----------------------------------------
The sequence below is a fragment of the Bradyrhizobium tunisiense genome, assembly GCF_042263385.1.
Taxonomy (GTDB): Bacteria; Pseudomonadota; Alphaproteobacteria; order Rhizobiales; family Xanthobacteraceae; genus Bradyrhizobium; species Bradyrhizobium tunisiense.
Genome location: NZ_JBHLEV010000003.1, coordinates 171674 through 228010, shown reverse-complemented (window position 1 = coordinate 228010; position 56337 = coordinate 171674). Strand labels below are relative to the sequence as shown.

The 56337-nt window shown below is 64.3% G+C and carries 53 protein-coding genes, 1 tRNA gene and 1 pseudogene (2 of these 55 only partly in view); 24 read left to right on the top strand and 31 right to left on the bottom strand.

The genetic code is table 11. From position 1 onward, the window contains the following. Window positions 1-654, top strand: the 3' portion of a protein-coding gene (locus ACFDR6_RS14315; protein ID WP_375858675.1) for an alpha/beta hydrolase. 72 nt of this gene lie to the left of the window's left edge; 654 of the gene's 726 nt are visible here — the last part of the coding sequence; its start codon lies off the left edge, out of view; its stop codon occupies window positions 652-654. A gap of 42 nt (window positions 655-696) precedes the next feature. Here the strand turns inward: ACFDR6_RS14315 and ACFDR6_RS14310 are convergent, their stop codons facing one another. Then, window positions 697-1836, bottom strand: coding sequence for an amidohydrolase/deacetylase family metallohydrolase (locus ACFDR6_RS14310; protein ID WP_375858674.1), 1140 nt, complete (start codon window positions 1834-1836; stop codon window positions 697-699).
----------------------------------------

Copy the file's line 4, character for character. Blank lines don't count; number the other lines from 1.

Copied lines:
The 56337-nt window shown below is 64.3% G+C and carries 53 protein-coding genes, 1 tRNA gene and 1 pseudogene (2 of these 55 only partly in view); 24 read left to right on the top strand and 31 right to left on the bottom strand.